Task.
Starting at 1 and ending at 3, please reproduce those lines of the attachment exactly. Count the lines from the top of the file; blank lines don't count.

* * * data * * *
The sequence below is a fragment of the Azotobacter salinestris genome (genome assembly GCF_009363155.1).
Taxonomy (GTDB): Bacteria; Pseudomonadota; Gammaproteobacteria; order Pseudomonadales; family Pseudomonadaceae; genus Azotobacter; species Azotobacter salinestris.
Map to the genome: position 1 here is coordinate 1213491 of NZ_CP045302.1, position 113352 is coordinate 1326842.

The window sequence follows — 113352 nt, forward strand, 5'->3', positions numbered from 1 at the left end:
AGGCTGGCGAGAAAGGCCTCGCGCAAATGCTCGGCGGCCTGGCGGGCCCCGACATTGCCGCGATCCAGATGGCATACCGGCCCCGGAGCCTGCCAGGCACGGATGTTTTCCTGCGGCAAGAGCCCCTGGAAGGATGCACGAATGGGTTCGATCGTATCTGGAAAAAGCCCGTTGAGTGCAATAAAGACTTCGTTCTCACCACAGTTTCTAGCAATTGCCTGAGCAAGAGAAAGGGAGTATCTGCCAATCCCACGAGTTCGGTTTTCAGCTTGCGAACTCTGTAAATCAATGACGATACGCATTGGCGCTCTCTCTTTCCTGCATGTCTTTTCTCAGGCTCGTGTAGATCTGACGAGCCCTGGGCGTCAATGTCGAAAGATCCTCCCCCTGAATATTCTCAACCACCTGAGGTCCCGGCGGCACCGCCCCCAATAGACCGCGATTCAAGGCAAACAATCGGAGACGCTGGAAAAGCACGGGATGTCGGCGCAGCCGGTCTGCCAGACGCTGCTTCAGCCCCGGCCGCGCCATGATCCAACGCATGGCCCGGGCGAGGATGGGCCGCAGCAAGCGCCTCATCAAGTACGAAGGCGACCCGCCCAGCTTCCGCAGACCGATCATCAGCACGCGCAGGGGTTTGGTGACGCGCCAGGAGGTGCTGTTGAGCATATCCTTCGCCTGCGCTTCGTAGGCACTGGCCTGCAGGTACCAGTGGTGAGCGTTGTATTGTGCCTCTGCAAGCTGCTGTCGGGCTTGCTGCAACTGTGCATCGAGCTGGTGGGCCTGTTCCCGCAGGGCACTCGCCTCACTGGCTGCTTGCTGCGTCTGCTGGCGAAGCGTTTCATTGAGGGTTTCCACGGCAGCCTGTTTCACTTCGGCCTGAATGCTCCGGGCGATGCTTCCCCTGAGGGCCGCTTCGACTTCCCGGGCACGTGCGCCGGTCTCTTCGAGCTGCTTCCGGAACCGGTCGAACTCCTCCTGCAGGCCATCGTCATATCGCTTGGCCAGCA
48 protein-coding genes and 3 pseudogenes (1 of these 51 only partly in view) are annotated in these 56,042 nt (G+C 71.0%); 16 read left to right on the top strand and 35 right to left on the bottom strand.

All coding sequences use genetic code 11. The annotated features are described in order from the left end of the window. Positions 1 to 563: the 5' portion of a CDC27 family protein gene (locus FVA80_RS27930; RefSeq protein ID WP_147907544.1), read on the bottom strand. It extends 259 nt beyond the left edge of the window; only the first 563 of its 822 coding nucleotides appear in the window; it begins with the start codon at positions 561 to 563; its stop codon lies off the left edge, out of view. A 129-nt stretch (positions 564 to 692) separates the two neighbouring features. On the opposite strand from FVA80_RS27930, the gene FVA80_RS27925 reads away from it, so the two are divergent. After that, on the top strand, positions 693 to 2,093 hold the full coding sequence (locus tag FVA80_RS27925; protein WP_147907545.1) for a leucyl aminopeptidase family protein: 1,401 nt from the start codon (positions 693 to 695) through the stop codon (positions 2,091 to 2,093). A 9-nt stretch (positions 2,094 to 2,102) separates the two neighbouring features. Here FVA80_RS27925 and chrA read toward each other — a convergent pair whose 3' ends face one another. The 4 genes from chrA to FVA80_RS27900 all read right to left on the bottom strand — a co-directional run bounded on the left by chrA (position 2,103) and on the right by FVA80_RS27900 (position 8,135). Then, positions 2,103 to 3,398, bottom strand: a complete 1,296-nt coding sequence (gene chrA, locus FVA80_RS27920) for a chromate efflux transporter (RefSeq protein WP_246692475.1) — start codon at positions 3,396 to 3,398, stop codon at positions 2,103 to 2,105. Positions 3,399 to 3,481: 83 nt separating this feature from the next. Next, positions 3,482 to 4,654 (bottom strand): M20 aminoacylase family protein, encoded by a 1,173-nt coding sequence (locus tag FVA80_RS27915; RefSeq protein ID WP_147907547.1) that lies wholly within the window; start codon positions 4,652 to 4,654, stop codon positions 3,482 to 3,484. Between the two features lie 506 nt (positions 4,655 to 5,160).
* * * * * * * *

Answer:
The sequence below is a fragment of the Azotobacter salinestris genome (genome assembly GCF_009363155.1).
Taxonomy (GTDB): Bacteria; Pseudomonadota; Gammaproteobacteria; order Pseudomonadales; family Pseudomonadaceae; genus Azotobacter; species Azotobacter salinestris.
Map to the genome: position 1 here is coordinate 1213491 of NZ_CP045302.1, position 113352 is coordinate 1326842.